Notably, Kim Jong-il’s last visit to the store on 15 December 2011, to give some on the spot guidance just prior to it’s re-opening following a major refurbishment, was also his last known public appearance. He died two days later on 17 December 2011.
The store consists of three shopping levels.
Ground (First) Floor
On the ground floor can be found a large supermarket, electrical goods (including the locally made Arirang televisions and smartphones), the currency exchange kiosk, a bag storage area and various smaller outlets selling beauty products (including Estee Lauder, Dior and Lancome) and other smaller items.
When I visited, the supermarket was well stocked with a significant percentage of goods on sale being from overseas. While the majority of the imported goods was from China there was also produce from Russia, Thailand and Vietnam among other countries. With the exception of fresh fruit and vegetables (our guides indicated that these were mainly sold in produce markets as opposed to supermarkets like this) pretty much everything seemed to be available, albeit without the choice most tourists would have at home.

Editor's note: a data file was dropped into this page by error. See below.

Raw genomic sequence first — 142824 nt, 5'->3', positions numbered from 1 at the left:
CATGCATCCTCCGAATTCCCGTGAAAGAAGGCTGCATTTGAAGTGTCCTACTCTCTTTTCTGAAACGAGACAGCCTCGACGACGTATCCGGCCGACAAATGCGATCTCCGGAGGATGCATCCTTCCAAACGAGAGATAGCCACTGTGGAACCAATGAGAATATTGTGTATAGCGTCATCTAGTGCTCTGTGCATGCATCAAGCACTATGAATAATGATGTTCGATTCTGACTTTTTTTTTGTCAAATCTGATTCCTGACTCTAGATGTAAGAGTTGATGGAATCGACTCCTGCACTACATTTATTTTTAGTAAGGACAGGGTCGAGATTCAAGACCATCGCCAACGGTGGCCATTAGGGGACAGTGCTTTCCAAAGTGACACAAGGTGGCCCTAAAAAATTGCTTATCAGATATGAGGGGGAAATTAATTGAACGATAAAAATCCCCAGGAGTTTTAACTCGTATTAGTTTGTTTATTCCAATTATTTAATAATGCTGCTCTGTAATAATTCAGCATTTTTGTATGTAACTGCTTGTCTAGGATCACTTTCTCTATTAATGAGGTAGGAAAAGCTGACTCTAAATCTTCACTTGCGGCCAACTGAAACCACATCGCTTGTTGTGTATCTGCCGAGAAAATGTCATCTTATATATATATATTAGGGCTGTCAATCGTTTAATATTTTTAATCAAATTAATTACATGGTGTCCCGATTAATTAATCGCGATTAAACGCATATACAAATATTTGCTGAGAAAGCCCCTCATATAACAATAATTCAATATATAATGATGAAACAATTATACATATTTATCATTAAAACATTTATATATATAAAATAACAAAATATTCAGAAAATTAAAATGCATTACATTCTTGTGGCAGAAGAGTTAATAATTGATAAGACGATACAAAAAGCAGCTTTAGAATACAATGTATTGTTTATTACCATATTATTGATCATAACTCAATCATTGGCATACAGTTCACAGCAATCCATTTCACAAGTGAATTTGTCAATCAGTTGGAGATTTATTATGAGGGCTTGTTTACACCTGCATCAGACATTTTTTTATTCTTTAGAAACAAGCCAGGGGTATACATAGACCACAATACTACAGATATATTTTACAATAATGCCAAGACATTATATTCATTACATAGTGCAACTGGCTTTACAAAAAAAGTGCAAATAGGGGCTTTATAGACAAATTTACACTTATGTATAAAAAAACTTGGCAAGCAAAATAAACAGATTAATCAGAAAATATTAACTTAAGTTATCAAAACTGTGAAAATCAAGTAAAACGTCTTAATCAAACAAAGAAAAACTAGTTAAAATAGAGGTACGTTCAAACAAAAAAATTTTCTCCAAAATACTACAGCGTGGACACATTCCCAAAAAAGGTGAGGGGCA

On one visit here I bought a slab of bottled water for a dollar or so and various snacks. Also on this occasion I picked up, with the intention of buying, a few locally produced notebooks of the type typically used by schoolkids. They were of rather poor quality – very thin and rough paper with holes in some pages – but good enough for my needs. Anyway, I liked the nice red covers which were embossed with Korean words, the translation of which eluded me. As I was considering my options a couple of shop assistants approached me, said nothing – as they could not speak English – and removed the notebooks from my hands and re-shelved them.